Poetry. Shortlisted for three Manitoba Book Awards. During the heatwave of July 2017, Ariel Gordon spent two days sitting on the patio of downtown Winnipeg's Tallest Poppy, writing snippets of poems which she hung from the boulevard tree using paper and string. Passersby were invited to TreeTalk too—their secrets / one-liners / meditations / haiku were also hung from the tree. By the end of the weekend, the elm had a second temporary canopy of leaves: 234 poems. Gordon has assembled all these voices into a long/found poem that asks: what does it mean to live in the urban forest?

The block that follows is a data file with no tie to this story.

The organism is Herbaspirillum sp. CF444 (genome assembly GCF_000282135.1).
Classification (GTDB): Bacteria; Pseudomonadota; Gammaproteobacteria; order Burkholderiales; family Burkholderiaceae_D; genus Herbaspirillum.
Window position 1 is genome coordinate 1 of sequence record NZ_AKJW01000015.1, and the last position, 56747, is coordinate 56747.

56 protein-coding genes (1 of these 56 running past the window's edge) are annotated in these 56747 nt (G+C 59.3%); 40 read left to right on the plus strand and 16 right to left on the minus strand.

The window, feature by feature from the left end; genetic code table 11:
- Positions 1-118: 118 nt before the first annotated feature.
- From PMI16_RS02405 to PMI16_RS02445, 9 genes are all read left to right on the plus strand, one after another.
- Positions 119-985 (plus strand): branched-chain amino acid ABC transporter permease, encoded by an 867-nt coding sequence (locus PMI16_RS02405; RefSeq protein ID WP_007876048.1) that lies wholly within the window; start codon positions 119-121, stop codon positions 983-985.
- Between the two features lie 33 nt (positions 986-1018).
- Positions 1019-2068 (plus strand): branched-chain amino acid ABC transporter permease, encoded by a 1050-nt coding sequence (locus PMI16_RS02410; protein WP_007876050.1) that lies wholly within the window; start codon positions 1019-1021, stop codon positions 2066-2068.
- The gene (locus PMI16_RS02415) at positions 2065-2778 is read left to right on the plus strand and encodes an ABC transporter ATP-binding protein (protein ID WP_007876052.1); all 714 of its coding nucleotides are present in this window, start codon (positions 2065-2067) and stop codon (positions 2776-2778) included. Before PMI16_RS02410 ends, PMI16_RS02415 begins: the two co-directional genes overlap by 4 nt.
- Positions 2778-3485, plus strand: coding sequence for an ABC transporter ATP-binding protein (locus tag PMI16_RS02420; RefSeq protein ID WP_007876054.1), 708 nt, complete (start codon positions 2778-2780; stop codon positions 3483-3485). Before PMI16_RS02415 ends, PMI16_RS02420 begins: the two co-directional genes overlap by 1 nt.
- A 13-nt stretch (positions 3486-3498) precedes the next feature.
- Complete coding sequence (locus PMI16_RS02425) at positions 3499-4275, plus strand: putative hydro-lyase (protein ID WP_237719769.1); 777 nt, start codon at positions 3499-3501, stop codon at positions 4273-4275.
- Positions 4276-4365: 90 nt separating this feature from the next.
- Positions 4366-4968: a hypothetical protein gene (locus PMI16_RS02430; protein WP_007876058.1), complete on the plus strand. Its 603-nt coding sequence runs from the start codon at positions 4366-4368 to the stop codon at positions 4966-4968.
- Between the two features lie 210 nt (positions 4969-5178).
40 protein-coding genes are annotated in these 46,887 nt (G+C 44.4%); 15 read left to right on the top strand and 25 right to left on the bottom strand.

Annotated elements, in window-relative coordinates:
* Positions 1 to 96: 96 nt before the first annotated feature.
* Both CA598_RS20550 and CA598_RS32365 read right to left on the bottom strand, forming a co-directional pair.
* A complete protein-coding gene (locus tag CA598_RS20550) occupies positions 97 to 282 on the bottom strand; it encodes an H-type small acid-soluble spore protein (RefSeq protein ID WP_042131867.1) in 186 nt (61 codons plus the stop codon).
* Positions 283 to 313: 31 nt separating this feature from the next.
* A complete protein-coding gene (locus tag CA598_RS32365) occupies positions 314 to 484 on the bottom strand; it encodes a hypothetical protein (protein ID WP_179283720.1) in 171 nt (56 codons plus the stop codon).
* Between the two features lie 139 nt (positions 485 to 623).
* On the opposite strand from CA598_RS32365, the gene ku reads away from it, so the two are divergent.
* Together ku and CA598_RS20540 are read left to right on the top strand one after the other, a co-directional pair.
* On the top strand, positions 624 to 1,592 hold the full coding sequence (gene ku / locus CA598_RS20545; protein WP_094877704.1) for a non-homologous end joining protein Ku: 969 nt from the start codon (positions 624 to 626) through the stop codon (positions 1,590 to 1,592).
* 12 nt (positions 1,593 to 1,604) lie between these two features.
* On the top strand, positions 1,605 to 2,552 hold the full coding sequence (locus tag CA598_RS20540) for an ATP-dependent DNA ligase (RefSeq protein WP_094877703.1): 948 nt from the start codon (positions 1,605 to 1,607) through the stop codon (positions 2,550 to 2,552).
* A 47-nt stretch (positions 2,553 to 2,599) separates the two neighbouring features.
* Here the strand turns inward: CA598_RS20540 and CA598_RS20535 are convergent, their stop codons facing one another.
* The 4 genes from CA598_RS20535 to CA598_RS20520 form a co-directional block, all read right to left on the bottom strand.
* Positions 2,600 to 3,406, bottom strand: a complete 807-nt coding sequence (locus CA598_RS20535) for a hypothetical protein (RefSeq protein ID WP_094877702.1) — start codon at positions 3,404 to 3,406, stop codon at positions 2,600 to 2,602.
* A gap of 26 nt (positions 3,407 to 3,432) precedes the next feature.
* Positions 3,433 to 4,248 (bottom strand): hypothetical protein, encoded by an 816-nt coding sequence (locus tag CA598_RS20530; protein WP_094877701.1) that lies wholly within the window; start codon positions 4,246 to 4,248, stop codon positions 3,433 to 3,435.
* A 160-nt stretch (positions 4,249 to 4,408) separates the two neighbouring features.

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Ariel Gordon is a Winnipeg-based author of two collections of urban-nature poetry, both of which won the Lansdowne Prize for Poetry. Gordon also co-edited the anthology GUSH: menstrual manifestos for our times (Frontenac House, 2018) and is the ringleader of the National Poetry Month in the Winnipeg Free Press project. She's also the author of Treed: Walking in Canada's Urban Forests (Wolsak & Wynn, 2019).Author City: WINNIPEG, MB CAN